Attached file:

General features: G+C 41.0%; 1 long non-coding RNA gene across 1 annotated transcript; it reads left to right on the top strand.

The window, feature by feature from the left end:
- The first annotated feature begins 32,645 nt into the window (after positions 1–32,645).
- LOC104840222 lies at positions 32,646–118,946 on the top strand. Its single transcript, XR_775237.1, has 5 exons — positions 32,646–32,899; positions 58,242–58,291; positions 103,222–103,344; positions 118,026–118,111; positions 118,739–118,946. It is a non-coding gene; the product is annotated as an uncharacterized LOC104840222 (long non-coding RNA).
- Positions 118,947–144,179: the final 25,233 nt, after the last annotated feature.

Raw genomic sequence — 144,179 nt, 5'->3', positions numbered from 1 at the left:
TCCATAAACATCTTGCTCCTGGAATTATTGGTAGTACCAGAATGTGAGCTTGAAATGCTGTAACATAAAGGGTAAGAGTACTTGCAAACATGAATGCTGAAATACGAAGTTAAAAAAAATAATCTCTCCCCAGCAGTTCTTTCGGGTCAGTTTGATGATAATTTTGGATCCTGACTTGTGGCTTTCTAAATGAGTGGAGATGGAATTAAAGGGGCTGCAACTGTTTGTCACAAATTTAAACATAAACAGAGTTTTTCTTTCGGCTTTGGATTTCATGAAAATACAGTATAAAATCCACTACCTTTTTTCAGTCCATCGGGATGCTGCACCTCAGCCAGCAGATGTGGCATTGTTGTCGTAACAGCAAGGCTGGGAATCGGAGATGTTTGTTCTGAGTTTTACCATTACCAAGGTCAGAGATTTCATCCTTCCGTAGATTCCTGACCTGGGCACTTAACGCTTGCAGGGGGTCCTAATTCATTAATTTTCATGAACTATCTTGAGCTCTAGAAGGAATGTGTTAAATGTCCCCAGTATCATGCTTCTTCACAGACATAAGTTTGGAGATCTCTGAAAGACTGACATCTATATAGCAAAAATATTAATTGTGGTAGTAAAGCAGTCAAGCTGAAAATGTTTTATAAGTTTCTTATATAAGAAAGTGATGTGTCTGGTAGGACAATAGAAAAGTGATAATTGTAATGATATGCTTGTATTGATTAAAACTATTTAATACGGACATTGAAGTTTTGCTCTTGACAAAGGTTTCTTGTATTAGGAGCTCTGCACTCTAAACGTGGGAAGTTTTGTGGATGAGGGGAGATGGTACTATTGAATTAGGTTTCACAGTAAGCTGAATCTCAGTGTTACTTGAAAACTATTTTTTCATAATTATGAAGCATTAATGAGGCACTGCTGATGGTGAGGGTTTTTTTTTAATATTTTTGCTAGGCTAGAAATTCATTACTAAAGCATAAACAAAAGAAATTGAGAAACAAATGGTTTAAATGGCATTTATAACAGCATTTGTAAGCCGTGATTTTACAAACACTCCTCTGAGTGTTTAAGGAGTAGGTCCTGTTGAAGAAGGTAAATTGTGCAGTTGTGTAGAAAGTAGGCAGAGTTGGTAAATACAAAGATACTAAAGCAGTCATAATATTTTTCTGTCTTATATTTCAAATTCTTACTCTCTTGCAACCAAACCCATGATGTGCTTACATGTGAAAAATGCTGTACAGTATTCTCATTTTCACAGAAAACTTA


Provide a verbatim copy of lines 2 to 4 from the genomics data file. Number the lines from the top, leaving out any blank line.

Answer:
The window, feature by feature from the left end:
- The first annotated feature begins 32,645 nt into the window (after positions 1–32,645).
- LOC104840222 lies at positions 32,646–118,946 on the top strand. Its single transcript, XR_775237.1, has 5 exons — positions 32,646–32,899; positions 58,242–58,291; positions 103,222–103,344; positions 118,026–118,111; positions 118,739–118,946. It is a non-coding gene; the product is annotated as an uncharacterized LOC104840222 (long non-coding RNA).